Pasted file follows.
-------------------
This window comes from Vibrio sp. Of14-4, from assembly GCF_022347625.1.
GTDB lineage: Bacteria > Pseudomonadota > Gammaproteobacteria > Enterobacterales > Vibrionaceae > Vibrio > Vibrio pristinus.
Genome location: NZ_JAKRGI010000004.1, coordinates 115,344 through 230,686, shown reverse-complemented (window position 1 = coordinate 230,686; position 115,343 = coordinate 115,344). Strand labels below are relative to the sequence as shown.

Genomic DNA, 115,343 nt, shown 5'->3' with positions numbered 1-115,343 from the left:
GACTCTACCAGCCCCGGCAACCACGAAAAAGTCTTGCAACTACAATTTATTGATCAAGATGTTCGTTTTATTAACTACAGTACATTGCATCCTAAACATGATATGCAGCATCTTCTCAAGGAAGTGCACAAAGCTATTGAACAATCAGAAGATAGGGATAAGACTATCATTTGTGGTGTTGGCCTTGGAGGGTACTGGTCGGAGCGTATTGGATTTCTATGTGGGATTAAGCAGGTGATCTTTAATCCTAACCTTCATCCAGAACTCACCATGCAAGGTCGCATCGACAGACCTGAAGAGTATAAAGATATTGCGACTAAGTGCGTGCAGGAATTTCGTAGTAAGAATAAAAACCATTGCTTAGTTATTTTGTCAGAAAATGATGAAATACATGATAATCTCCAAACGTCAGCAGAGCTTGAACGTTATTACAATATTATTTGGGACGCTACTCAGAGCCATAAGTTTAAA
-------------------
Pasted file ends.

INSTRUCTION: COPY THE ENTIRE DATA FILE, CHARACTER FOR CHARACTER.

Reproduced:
This window comes from Vibrio sp. Of14-4, from assembly GCF_022347625.1.
GTDB lineage: Bacteria > Pseudomonadota > Gammaproteobacteria > Enterobacterales > Vibrionaceae > Vibrio > Vibrio pristinus.
Genome location: NZ_JAKRGI010000004.1, coordinates 115,344 through 230,686, shown reverse-complemented (window position 1 = coordinate 230,686; position 115,343 = coordinate 115,344). Strand labels below are relative to the sequence as shown.

Genomic DNA, 115,343 nt, shown 5'->3' with positions numbered 1-115,343 from the left:
GACTCTACCAGCCCCGGCAACCACGAAAAAGTCTTGCAACTACAATTTATTGATCAAGATGTTCGTTTTATTAACTACAGTACATTGCATCCTAAACATGATATGCAGCATCTTCTCAAGGAAGTGCACAAAGCTATTGAACAATCAGAAGATAGGGATAAGACTATCATTTGTGGTGTTGGCCTTGGAGGGTACTGGTCGGAGCGTATTGGATTTCTATGTGGGATTAAGCAGGTGATCTTTAATCCTAACCTTCATCCAGAACTCACCATGCAAGGTCGCATCGACAGACCTGAAGAGTATAAAGATATTGCGACTAAGTGCGTGCAGGAATTTCGTAGTAAGAATAAAAACCATTGCTTAGTTATTTTGTCAGAAAATGATGAAATACATGATAATCTCCAAACGTCAGCAGAGCTTGAACGTTATTACAATATTATTTGGGACGCTACTCAGAGCCATAAGTTTAAA